Almost 50%: representation of women within Journal of Animal Ecology

This International Women’s Day, Journal of Animal Ecology’s Editors reflect on the path to improving the representation of women within our editorial board, and invite you to discuss how we, as a journal, may continue to support gender diversity overall.

In 2007, Journal of Animal Ecology was in a period of growth. Submissions had increased greatly over the preceding years and our editorial board consisted of 43 expert ecologists covering a range of specialties within the diverse animal ecology field. Over the next seven years, growth continued, with submission numbers rising from just under 800 in 2007 to just over 1000 in 2014. And the board kept up; increasing to 64 individuals. Things were looking good. That was until we turned our attention to the balance of male and female editors.

JH_IWD.JAE (003)

Some of the faces that have made up your journal editorial board

In 2014, just 14.1% of our editors (Senior and Associate) were female. This was actually an improvement on the 4.7% in 2007 but nowhere near representative or balanced enough. Clearly, something had to be done if the journal was going to reflect, not only society at large, but also the diversity of ecologists who may submit manuscripts to the journal.

It was at around this time that active efforts to increase gender diversity began to ramp up. When approaching people to join the board, and through our open calls, the journal made a conscious effort to approach and support more women whose scientific expertise were (and still are) an asset to the journal. A further seven years later, in 2021, 44 of our 95 editors were female, and today, there are 87 expert researchers on Journal of Animal Ecology’s board; 43 of them are women. That’s 49%. Finally, near something that reflects our society – both the British Ecological Society, where current membership data shows 55% female, 42% male, 1% non-binary, 2% prefer not to say and 1% prefer to self-describe; and beyond.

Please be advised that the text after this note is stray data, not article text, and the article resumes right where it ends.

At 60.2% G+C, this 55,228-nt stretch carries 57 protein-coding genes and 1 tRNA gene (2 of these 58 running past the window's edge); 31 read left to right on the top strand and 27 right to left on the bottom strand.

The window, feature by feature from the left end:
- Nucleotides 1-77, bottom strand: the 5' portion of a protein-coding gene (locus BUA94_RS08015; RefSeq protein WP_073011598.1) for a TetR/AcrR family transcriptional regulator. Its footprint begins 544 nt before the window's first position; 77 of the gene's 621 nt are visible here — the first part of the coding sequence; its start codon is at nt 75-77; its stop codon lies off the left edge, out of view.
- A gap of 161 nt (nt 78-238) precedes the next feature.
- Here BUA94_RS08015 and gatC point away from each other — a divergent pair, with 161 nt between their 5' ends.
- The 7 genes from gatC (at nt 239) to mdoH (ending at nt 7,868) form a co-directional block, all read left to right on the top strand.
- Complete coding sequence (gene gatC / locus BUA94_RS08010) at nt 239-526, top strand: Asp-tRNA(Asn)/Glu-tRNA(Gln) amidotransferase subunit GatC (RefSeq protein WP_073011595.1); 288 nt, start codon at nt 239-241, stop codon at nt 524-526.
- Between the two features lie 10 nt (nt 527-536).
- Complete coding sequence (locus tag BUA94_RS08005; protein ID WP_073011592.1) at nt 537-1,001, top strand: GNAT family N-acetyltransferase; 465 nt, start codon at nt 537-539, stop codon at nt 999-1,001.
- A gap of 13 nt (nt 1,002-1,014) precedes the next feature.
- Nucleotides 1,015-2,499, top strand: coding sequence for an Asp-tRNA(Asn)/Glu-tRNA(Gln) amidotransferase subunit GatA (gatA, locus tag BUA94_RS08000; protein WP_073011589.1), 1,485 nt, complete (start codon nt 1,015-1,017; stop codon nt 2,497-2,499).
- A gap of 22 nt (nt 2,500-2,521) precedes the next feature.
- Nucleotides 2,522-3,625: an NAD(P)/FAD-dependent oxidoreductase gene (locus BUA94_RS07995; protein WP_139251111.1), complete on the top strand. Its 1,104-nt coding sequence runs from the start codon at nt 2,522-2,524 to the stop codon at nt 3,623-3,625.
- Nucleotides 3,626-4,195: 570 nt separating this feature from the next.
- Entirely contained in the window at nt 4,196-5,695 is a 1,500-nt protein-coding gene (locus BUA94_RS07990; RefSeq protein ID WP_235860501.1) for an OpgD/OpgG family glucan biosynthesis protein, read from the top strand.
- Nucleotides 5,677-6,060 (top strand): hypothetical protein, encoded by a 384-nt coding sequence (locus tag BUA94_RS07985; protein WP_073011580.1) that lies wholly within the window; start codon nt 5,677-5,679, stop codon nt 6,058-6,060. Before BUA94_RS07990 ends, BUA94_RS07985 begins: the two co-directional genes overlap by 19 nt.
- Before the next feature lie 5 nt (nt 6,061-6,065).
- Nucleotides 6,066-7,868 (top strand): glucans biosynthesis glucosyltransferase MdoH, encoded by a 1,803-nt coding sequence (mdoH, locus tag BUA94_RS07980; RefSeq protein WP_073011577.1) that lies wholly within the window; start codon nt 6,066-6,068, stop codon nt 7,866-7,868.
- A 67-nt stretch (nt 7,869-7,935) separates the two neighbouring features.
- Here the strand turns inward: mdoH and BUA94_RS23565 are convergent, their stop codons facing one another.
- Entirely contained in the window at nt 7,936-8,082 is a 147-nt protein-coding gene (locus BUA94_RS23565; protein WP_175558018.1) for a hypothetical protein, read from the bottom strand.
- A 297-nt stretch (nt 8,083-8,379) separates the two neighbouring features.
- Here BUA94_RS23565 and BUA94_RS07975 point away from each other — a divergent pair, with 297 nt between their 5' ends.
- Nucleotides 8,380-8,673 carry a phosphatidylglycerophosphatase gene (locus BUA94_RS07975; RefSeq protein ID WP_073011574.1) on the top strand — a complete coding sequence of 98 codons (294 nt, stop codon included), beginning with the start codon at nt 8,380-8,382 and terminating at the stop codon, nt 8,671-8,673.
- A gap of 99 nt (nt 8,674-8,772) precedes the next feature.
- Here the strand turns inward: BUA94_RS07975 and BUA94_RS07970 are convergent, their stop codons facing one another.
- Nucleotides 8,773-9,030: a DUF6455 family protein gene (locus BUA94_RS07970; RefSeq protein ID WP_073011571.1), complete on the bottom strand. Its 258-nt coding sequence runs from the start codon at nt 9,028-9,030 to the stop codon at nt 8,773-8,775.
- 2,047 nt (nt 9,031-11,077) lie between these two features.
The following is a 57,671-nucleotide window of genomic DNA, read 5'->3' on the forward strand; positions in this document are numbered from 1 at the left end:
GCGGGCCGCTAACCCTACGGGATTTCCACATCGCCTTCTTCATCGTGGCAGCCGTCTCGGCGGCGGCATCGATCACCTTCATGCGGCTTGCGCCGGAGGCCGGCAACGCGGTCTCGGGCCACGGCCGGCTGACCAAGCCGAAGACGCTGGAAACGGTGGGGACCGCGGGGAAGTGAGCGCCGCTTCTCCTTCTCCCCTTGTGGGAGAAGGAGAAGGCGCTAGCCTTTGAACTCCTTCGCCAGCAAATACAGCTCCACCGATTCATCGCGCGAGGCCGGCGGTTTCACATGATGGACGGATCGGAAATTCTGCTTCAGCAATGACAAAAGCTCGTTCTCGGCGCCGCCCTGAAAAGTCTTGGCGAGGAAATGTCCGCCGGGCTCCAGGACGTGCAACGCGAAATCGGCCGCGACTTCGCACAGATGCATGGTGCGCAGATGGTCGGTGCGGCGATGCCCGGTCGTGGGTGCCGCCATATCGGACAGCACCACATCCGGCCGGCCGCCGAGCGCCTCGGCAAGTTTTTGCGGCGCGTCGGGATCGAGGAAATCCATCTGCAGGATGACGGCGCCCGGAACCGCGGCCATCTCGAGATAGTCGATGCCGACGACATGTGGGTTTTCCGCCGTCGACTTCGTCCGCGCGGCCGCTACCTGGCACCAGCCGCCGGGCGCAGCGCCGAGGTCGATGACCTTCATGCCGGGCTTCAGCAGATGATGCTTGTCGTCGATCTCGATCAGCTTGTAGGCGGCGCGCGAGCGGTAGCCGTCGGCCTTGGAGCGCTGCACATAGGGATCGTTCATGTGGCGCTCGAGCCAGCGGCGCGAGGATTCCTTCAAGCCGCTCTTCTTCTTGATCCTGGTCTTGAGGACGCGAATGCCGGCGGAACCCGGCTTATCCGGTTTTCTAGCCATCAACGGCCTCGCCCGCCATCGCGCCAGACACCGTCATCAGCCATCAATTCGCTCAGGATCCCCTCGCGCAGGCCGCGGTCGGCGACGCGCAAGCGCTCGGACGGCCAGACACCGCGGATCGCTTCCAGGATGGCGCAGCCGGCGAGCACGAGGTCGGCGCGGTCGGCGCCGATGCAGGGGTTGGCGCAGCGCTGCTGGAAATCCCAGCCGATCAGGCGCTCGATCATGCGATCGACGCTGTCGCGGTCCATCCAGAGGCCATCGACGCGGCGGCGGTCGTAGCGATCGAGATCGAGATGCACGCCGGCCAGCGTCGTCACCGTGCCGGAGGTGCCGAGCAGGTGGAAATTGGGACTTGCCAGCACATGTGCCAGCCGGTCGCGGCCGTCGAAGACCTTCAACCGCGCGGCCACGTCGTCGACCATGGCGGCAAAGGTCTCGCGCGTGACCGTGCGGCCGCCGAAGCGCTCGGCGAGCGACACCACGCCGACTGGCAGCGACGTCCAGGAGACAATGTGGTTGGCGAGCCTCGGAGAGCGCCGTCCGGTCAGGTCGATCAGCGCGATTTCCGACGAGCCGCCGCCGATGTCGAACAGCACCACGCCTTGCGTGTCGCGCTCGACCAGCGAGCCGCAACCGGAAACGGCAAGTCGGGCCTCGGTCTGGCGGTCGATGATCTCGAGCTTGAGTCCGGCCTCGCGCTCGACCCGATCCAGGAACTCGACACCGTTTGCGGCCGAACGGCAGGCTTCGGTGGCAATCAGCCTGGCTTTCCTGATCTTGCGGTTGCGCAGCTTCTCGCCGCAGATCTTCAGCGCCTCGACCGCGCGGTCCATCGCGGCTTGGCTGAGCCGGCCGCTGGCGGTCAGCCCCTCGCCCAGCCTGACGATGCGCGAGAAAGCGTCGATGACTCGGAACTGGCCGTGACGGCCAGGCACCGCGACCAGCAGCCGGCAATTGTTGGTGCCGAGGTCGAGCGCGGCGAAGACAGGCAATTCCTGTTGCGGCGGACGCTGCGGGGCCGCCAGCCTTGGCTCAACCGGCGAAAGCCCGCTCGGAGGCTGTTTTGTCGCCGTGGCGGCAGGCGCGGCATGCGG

Former Executive Editor, Ken Wilson was largely responsible for leading the charge to increase the representation of women on the board, of course with enthusiastic support by the rest of the editorial team and the BES:

This is one of the things I am most proud of from my time as Executive Editor, but it wasn’t without its detractors because although we managed to achieve gender parity, in the process we also had to lose a number of excellent long-serving (male) Associate Editors who had been with us for the maximum nine years. Hopefully, the current Senior Editors can continue to diversify the editorial board even further.

Importantly, we note that in the above we have referred to female and male, women and men, but we fully recognise the fact that there are multiple dimensions within and beyond gender diversity. Like the rest of the BES, Journal of Animal Ecology is committed to promoting a community of ecologists which is as diverse as possible. We are pleased with where we are as a journal but believe there is more to be done so that our editorial board, and our authors, reflect the incredible diversity of ecologists working on the ecology of animals in every corner of the world.

We remain all ears regarding how members of the BES, our authors, and ecologists more broadly would like us to continue improving. Please do not hesitate to get in touch at admin@journalofanimalecology.org.

Journal of Animal Ecology Senior Editors: Jean-Michel Gaillard, Darren Evans, Lesley Lancaster and Nate Sanders
Editorial Office: Emilie Aimé and Kirsty Scandrett

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